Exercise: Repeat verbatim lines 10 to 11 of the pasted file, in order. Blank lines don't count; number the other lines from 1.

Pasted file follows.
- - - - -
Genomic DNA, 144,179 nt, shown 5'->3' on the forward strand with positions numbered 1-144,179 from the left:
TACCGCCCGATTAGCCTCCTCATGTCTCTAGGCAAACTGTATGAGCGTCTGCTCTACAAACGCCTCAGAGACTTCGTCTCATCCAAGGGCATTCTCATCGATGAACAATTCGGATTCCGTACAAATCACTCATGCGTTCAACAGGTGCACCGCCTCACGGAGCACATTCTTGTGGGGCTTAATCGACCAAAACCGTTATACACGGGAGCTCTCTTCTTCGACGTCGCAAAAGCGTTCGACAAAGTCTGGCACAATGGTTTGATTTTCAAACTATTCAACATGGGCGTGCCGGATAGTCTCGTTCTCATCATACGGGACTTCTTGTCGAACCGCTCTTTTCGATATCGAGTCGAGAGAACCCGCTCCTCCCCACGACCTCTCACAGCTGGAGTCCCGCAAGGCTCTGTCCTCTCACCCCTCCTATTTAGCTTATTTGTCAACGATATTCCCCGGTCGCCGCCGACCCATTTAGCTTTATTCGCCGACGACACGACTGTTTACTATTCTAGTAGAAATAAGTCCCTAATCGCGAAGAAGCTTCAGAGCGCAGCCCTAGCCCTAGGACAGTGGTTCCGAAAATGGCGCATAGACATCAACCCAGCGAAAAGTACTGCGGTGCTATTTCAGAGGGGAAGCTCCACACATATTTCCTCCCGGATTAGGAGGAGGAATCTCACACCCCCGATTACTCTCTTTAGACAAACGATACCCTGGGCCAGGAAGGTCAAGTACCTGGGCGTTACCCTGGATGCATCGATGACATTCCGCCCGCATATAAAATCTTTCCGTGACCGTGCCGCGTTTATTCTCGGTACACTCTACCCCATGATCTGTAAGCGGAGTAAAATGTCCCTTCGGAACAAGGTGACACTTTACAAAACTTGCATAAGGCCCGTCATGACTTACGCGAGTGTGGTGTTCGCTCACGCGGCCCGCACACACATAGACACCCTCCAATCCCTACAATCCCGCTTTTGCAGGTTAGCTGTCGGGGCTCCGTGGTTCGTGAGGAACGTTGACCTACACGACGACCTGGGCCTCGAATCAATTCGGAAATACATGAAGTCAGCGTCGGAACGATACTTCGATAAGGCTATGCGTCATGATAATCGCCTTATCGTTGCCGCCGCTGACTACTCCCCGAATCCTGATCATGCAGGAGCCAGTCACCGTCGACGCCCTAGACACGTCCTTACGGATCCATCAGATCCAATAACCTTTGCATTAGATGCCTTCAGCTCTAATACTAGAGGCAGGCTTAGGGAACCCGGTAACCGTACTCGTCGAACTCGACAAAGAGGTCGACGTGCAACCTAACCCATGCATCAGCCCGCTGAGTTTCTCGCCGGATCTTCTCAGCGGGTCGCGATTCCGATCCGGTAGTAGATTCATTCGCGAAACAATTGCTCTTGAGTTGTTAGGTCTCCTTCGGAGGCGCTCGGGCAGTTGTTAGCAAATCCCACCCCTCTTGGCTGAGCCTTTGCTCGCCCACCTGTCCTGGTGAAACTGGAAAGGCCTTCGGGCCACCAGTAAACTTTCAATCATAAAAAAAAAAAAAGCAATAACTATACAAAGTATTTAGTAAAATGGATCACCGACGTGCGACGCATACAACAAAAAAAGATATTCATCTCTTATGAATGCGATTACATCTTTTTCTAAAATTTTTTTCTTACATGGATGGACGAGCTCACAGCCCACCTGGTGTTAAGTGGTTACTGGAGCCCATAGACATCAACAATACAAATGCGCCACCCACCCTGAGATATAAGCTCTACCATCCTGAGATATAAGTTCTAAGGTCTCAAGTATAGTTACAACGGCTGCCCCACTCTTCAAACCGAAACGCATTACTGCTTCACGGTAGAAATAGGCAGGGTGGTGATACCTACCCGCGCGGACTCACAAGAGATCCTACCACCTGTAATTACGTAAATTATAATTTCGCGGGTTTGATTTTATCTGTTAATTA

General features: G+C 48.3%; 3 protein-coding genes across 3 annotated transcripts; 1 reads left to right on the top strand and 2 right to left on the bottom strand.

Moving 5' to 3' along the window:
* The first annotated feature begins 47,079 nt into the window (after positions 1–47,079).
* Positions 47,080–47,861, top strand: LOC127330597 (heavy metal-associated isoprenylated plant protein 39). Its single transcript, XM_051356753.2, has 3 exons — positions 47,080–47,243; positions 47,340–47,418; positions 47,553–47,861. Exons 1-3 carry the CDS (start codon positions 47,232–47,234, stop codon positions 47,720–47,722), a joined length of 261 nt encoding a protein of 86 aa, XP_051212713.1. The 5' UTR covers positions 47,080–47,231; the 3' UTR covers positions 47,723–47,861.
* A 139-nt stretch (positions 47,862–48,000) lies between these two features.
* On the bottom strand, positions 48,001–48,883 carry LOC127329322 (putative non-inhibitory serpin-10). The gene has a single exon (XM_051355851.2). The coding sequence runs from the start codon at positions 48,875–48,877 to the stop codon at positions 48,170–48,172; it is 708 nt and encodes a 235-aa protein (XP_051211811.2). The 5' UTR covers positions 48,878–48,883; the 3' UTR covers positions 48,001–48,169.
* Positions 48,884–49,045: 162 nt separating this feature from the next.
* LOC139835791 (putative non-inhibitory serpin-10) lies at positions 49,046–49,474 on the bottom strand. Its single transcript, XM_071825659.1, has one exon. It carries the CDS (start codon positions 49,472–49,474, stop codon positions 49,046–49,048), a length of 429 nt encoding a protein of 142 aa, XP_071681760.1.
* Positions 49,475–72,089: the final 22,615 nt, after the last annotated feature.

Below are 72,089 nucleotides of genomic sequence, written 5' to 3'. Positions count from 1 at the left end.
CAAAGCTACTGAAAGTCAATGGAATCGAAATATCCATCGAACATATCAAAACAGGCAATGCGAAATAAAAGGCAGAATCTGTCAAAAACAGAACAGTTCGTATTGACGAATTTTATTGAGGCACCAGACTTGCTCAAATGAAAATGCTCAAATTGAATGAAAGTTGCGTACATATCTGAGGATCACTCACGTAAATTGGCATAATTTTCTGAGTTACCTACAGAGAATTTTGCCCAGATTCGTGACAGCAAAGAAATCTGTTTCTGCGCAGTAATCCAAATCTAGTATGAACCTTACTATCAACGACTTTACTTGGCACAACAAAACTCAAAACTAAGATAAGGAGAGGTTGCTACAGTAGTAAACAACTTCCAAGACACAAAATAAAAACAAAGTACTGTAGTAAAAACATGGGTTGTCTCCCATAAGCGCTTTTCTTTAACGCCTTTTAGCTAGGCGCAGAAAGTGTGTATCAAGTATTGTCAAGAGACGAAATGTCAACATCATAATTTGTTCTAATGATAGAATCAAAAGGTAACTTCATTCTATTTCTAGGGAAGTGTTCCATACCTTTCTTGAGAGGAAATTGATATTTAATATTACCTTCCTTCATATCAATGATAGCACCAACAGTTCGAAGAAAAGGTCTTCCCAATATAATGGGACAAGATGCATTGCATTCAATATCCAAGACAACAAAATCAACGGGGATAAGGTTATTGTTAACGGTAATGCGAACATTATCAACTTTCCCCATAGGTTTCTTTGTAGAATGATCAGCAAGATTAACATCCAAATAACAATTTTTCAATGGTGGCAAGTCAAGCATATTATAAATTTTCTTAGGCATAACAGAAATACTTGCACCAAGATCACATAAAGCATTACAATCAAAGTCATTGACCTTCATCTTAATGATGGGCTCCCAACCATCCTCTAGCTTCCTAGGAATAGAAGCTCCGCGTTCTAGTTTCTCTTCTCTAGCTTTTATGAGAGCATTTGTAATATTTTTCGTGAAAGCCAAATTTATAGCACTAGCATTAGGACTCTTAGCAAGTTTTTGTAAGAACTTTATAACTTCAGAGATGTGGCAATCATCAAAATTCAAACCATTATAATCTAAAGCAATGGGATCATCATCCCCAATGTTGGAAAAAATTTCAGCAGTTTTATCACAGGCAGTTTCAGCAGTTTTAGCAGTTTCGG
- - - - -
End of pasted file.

* LOC139835791 (putative non-inhibitory serpin-10) lies at positions 49,046–49,474 on the bottom strand. Its single transcript, XM_071825659.1, has one exon. It carries the CDS (start codon positions 49,472–49,474, stop codon positions 49,046–49,048), a length of 429 nt encoding a protein of 142 aa, XP_071681760.1.
* Positions 49,475–72,089: the final 22,615 nt, after the last annotated feature.